|Liaison||Mary Ellen Mallia|
|Submission Date||Jan. 15, 2016|
|1.00 / 1.00||
Four State University of New York campuses launched a project to procure more locally grown vegetables under a pilot project called Farm to SUNY. The goal of the Farm to SUNY initiative is to increase the procurement of fresh and minimally-processed New York-grown produce (e.g., potatoes, lettuce, leafy greens, tomatoes, squash, cabbage, and green beans) by SUNY campuses at a competitive price that provides a sustainable profit margin for farmers. It also includes an educational campaign to increase awareness among campus faculty, staff, and students on the benefits of purchasing locally grown meat, fruits, and vegetables. Farm to SUNY is funded by a $100,000 two-year grant through the American Farm Trust's Farm To Institution NYS Initiative (FINYS), a statewide partnership of agricultural, public health, and economic development partners who have come together to strengthen the state's farm and food economy while improving the health of its citizens.
- The creation of an educational campaign called "Harvest of the Month," in which a minimally-processed items is highlighted in the dining halls for that month.
- Two annual educational celebrations were established, including "National Kale Day" on October 7th and Day of the Mushroom on April 16th. Peer educators hold educational programs to help students understand the health benefits of each particular food and how much of the item we purchase locally.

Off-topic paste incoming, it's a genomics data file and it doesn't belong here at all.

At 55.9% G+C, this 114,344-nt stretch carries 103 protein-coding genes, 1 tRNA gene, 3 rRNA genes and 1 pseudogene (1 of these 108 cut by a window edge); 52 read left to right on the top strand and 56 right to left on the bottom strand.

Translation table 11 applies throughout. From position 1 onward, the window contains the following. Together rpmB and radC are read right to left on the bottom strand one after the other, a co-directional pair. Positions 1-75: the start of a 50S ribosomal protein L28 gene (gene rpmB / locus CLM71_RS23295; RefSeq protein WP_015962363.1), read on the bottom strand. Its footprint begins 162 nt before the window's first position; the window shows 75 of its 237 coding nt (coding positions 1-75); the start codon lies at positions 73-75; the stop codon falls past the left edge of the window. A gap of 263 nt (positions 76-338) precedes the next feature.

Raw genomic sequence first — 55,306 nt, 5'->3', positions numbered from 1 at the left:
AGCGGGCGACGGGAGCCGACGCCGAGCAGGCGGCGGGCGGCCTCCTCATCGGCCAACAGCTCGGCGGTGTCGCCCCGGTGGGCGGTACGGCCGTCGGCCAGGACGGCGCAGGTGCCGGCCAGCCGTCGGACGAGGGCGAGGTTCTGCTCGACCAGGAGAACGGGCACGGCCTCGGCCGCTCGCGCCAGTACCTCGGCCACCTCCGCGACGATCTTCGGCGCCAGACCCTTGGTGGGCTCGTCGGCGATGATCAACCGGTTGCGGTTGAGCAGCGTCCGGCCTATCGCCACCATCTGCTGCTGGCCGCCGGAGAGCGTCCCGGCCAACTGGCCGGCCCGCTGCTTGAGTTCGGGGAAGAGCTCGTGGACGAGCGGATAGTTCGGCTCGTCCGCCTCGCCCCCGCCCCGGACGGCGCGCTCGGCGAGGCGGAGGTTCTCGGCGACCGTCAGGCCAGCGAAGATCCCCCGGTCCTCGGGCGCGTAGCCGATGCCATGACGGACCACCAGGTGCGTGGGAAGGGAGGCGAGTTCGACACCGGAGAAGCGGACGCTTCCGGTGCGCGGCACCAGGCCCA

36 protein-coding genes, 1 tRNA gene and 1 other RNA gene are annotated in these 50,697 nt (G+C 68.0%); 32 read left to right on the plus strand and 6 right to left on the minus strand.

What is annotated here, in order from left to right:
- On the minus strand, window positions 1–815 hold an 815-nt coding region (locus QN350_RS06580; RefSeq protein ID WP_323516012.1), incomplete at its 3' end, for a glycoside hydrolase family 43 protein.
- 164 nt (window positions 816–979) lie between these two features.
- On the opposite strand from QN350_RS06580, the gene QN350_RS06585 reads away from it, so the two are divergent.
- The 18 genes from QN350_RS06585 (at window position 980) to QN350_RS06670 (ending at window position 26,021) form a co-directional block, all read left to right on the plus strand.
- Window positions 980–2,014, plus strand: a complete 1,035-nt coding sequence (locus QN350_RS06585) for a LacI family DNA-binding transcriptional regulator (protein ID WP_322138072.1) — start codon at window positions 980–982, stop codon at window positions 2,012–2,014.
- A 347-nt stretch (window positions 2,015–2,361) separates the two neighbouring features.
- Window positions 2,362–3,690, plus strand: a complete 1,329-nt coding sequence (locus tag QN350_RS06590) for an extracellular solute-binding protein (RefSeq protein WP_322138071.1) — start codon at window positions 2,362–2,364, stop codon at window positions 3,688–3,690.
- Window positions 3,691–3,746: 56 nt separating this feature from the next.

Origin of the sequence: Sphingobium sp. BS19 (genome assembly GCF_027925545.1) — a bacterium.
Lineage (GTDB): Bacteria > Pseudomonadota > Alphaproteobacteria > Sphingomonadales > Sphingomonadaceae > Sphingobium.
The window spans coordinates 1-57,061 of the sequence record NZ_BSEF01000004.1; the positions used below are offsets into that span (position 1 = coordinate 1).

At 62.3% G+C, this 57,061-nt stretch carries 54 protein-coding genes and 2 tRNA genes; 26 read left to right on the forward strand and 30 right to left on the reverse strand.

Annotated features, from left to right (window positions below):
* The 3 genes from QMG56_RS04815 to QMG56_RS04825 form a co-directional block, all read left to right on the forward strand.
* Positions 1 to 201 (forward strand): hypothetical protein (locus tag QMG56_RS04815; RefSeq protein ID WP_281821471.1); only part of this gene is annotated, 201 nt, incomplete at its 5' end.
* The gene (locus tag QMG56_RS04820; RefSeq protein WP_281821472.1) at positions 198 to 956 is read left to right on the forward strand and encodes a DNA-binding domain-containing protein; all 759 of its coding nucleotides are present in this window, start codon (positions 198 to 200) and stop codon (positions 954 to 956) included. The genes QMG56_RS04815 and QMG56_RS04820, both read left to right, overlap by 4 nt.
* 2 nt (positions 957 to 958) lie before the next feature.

- In 2014, University at Albany led the committee to start "Campus Crunch" to celebrate National Food Day in late October. On that day, students from campuses across New York take celebratory bites into New York State Apples to affirm their commitment to increasing local food and increasing awareness of the campaign. At the second annual Campus Crunch in 2015, over 20 colleges and universities and over 6,000 faculty, staff and students took the crunch.
- Two permanent student intern Sustainability Council positions were created to focus on Food and Dining. Each intern devotes an average of 2 hours a week to sustain and assess established peer education programs.
|Yes or No|
|Air & Climate||No|
|Coordination, Planning & Governance||No|
|Diversity & Affordability||No|
|Health, Wellbeing & Work||No|
The information presented here is self-reported. While AASHE
staff review portions of all STARS reports and institutions are welcome to seek additional forms of review, the data in STARS reports are not verified by AASHE. If you believe any of this information is erroneous or inconsistent with credit criteria, please review the process for inquiring about the information reported by an institution and complete the Data Inquiry Form.
The information presented here is self-reported. While AASHE staff review portions of all STARS reports and institutions are welcome to seek additional forms of review, the data in STARS reports are not verified by AASHE. If you believe any of this information is erroneous or inconsistent with credit criteria, please review the process for inquiring about the information reported by an institution and complete the Data Inquiry Form.